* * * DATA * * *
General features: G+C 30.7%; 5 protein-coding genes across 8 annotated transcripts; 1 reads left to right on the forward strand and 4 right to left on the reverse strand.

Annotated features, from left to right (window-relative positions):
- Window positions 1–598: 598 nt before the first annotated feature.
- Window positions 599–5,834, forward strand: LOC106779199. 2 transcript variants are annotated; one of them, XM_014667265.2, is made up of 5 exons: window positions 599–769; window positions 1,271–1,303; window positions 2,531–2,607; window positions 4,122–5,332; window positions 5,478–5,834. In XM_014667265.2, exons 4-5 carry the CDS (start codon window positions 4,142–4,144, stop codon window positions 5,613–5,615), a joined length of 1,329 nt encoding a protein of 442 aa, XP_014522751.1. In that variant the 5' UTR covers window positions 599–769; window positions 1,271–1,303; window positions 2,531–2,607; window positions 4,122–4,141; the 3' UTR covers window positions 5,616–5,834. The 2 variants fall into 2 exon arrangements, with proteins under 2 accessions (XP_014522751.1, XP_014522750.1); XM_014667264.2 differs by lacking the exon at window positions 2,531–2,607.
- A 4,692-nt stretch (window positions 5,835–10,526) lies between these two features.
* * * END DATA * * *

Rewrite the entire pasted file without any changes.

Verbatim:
General features: G+C 30.7%; 5 protein-coding genes across 8 annotated transcripts; 1 reads left to right on the forward strand and 4 right to left on the reverse strand.

Annotated features, from left to right (window-relative positions):
- Window positions 1–598: 598 nt before the first annotated feature.
- Window positions 599–5,834, forward strand: LOC106779199. 2 transcript variants are annotated; one of them, XM_014667265.2, is made up of 5 exons: window positions 599–769; window positions 1,271–1,303; window positions 2,531–2,607; window positions 4,122–5,332; window positions 5,478–5,834. In XM_014667265.2, exons 4-5 carry the CDS (start codon window positions 4,142–4,144, stop codon window positions 5,613–5,615), a joined length of 1,329 nt encoding a protein of 442 aa, XP_014522751.1. In that variant the 5' UTR covers window positions 599–769; window positions 1,271–1,303; window positions 2,531–2,607; window positions 4,122–4,141; the 3' UTR covers window positions 5,616–5,834. The 2 variants fall into 2 exon arrangements, with proteins under 2 accessions (XP_014522751.1, XP_014522750.1); XM_014667264.2 differs by lacking the exon at window positions 2,531–2,607.
- A 4,692-nt stretch (window positions 5,835–10,526) lies between these two features.